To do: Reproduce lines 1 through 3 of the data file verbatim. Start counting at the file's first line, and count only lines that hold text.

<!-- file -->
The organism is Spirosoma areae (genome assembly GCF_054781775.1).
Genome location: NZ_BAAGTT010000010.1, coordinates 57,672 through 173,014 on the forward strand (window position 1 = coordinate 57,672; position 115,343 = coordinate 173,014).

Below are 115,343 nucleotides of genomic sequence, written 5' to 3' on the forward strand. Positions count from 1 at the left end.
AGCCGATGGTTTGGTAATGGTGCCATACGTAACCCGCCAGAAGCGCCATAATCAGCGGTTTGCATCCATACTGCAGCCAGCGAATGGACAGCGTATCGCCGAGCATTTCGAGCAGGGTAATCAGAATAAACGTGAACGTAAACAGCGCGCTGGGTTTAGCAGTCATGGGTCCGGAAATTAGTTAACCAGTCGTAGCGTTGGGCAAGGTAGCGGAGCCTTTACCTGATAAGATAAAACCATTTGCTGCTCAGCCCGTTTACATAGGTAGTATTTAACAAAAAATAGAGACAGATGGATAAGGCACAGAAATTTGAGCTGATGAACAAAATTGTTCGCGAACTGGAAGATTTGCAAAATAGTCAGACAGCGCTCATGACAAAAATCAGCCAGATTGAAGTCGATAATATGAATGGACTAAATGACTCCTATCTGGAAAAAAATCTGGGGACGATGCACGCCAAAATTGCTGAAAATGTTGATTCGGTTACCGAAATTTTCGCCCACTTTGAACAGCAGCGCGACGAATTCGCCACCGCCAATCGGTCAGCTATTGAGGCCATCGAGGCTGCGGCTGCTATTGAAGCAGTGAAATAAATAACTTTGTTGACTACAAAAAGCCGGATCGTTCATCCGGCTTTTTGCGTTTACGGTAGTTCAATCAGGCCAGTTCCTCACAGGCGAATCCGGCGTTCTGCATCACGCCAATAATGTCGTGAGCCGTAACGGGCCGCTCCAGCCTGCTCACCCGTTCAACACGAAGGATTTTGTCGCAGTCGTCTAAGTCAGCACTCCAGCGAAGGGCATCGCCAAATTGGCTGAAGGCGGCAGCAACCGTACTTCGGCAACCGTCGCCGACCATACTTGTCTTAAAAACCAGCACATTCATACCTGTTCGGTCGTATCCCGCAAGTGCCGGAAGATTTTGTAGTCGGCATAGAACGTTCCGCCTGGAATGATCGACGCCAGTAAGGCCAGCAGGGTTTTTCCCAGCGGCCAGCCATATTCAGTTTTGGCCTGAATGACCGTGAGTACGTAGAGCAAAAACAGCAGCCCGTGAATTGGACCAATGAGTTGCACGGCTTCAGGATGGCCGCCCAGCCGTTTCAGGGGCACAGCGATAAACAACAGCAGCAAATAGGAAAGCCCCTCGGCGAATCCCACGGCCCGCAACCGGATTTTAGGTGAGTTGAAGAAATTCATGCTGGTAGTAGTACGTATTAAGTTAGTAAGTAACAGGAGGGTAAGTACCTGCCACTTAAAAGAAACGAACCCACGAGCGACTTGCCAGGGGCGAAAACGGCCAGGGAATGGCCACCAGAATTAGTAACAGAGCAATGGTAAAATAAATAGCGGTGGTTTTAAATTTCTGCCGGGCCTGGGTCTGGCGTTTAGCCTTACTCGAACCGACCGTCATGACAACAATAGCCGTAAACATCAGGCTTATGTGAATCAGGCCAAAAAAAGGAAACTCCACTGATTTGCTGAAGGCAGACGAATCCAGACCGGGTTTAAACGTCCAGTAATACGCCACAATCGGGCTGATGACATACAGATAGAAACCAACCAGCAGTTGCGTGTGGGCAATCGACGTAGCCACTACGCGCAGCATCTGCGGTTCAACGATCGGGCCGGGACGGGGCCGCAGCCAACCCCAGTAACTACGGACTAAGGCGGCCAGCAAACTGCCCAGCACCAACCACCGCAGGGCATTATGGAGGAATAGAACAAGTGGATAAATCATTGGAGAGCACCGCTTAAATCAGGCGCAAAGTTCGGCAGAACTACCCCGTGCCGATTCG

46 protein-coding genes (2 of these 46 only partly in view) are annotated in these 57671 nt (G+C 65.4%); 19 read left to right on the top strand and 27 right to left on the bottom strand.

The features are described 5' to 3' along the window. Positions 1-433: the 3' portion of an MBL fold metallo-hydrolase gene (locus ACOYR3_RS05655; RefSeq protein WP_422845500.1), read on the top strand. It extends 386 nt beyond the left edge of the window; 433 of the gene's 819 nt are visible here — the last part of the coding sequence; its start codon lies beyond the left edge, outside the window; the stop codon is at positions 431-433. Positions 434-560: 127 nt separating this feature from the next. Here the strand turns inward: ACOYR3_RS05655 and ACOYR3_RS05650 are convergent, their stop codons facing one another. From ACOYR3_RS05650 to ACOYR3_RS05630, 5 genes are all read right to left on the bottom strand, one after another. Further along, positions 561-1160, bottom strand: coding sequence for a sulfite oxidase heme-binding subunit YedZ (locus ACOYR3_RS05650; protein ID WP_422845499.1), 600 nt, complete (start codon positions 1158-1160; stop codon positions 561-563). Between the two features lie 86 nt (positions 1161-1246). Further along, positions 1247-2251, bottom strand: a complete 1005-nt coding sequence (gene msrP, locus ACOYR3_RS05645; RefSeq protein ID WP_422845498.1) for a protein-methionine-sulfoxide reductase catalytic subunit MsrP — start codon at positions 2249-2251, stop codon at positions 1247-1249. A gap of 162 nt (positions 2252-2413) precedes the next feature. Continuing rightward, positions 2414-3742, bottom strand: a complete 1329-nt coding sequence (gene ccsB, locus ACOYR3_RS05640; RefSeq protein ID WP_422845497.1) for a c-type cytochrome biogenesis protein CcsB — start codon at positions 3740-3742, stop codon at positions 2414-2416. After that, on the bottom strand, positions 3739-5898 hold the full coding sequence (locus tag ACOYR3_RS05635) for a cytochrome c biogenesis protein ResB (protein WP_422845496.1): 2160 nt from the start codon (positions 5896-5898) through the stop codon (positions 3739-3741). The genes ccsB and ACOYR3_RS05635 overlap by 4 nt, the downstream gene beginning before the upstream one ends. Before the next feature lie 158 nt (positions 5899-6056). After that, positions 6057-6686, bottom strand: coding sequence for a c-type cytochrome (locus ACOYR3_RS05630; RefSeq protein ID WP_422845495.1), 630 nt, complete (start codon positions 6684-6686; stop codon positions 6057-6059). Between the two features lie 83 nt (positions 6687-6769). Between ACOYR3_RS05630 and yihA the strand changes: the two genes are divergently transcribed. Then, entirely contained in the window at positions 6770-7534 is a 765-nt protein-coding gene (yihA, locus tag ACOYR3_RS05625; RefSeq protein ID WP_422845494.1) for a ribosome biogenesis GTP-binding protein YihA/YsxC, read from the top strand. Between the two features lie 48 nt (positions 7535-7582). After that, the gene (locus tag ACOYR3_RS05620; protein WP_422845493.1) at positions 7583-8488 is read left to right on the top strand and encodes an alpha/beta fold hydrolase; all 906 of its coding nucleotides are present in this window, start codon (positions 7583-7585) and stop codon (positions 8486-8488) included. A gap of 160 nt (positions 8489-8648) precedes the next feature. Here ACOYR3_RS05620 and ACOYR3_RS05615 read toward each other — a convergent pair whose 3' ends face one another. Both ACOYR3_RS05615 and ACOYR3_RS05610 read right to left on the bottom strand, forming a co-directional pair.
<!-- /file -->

The organism is Spirosoma areae (genome assembly GCF_054781775.1).
Genome location: NZ_BAAGTT010000010.1, coordinates 57,672 through 173,014 on the forward strand (window position 1 = coordinate 57,672; position 115,343 = coordinate 173,014).

Below are 115,343 nucleotides of genomic sequence, written 5' to 3' on the forward strand. Positions count from 1 at the left end.